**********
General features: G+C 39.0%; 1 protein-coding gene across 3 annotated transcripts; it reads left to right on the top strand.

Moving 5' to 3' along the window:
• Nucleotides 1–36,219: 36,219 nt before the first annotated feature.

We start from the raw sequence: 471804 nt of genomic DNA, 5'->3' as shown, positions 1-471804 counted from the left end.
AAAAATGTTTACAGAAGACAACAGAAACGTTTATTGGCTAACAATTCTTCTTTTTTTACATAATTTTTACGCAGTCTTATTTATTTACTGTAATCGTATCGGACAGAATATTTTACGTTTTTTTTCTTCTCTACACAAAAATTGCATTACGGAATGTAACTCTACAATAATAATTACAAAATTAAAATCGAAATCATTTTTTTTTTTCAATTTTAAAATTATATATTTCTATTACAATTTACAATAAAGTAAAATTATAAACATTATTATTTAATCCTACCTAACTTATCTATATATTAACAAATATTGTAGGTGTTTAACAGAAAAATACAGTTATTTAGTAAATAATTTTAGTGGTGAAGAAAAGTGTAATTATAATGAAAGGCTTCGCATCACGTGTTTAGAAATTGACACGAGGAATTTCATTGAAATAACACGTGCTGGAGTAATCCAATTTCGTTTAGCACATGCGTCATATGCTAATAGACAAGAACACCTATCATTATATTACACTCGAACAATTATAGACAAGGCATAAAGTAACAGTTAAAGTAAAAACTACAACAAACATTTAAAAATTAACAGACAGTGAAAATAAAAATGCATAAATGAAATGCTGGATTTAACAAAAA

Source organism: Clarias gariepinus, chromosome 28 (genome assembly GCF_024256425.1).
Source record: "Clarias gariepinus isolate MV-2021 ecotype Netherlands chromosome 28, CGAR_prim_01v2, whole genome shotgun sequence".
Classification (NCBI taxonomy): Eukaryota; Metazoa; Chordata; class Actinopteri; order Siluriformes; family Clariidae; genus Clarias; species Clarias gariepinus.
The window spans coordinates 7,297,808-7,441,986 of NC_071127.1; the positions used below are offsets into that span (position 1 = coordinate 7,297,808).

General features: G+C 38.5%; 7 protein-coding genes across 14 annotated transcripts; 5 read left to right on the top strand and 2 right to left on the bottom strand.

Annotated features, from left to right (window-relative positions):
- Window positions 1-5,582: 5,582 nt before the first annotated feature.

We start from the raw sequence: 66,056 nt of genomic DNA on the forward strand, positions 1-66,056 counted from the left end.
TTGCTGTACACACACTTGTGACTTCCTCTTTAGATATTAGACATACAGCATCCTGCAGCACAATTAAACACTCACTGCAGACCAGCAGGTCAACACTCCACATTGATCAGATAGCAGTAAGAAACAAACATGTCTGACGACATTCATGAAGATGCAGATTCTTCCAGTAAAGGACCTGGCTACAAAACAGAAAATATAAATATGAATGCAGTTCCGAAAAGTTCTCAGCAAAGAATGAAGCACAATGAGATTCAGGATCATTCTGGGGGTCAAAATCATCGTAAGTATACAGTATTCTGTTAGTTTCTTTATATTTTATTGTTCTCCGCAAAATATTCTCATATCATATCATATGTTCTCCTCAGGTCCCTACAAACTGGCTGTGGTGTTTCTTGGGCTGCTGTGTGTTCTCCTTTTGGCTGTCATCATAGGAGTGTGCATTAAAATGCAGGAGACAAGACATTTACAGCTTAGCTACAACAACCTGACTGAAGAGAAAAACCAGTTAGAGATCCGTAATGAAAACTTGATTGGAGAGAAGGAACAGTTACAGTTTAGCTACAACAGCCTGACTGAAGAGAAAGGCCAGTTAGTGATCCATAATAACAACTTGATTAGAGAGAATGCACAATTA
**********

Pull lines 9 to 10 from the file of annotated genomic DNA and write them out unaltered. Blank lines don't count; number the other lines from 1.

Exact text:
The window spans coordinates 7,297,808-7,441,986 of NC_071127.1; the positions used below are offsets into that span (position 1 = coordinate 7,297,808).

General features: G+C 38.5%; 7 protein-coding genes across 14 annotated transcripts; 5 read left to right on the top strand and 2 right to left on the bottom strand.